Ben Moshinsky London
Banking scandals, including the rigging of interbank interest rates and “huge” bonuses, had destroyed the public’s trust in the UK financial industry, Financial Services Authority (FSA) chairman Adair Turner said yesterday.
Turner, who has been chairman of the watchdog since 2008, said that bankers, politicians and regulators must commit to fundamental changes to rebuild the bond with the country after the London interbank offered rate (Libor) scandal that led to the resignation of Barclays’ chief executive Bob Diamond on July 3.
The outrage over UK banks is “a fury about values, provoked by the quotes revealed in the Libor scandal: ‘come over… I’m opening a bottle of Bollinger’, so we can celebrate fixing the Libor rate,” Turner said in the text of a speech in London. “Those quotes reveal a dealing room culture of cynical greed.”
Diamond stepped down following the bank’s admission that it had submitted false Libor information to benefit derivatives trades and bolster its own positions. Barclays was fined a record £290 million (R3.8 billion) in UK and US probes last month.
Turner said that the country should adopt the Independent Commission on Banking’s recommendations to erect fire breaks around consumer banking operations, and commit to more intense supervision of the financial industry.
Still, there are limits to the regulators’ oversight. It would have been difficult for supervisors to spot some of the manipulation of interest rates at the heart of the Libor scandal, the FSA chairman said.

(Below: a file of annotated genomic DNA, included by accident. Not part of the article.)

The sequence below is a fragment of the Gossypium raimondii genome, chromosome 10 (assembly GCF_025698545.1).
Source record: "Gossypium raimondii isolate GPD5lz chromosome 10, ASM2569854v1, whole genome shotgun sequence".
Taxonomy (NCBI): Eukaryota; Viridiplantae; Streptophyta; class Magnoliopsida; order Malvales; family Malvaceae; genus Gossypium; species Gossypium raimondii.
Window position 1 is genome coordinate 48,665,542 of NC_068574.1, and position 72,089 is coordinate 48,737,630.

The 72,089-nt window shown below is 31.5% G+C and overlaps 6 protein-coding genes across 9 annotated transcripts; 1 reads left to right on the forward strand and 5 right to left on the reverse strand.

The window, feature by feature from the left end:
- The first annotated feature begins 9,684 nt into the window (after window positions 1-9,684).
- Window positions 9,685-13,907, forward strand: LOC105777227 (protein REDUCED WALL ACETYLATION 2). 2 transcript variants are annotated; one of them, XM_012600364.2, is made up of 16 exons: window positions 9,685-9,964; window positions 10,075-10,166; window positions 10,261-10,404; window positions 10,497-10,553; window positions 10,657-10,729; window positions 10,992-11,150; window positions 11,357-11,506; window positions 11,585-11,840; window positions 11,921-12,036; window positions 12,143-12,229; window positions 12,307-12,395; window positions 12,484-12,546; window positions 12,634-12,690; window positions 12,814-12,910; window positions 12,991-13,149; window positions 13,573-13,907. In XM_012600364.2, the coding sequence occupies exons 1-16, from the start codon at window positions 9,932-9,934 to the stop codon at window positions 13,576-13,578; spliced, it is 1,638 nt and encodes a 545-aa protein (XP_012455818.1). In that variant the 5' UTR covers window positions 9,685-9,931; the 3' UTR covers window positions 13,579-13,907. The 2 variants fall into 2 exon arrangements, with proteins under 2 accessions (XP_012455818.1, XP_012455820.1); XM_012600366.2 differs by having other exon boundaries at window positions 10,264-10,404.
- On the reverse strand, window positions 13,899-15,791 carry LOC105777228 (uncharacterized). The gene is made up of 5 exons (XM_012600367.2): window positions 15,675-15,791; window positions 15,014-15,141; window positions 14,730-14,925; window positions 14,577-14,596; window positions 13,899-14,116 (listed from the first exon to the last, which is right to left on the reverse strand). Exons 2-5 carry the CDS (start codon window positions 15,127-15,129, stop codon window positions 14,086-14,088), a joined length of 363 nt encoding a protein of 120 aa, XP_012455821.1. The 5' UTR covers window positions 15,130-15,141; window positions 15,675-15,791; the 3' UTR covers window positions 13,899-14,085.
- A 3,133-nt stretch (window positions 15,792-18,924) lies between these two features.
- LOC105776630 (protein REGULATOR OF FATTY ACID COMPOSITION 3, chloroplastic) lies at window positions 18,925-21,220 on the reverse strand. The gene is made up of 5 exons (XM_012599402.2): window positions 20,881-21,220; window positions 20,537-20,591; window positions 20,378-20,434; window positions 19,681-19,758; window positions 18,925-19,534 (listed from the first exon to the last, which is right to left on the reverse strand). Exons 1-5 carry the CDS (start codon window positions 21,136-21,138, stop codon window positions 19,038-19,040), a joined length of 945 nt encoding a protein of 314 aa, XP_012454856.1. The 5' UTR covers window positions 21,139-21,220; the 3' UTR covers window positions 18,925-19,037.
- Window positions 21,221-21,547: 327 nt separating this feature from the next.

In relation “to the manipulation of rates by a minute amount for a short period in either direction, I do not believe these problems could have been spotted from outside except via supervision so intensive as to be prohibitively expensive”, Turner said.
Martin Wheatley, who is set to become chief executive of the Financial Conduct Authority when the FSA is split in two, will report on whether Libor setting should be regulated and whether actual trade data can be used to set the benchmark by the end of August.
In addition to government and regulatory actions, banks must change the culture that had led to Libor, and other scandals, including the improper sales of payment-protection insurance. Bank boards needed to question basic product decisions and their revenues, Turner said.
“If the top management and board of a retail bank observes that it is making huge profit margins on an ancillary product sold by a commission-incentivised sales force: what does it do?” Turner said. “Congratulate the sales teams and increase the targets, or ask searching questions about whether the product is truly in consumers’ interest?”
Turner said he was “very concerned” about the euro zone’s sovereign debt crisis, and that the link between banks and state funding problems would have to be cut for the currency bloc to survive.
Legislators should speed up efforts to create a banking union for euro zone banks, giving them direct access to state funds, he said. – Bloomberg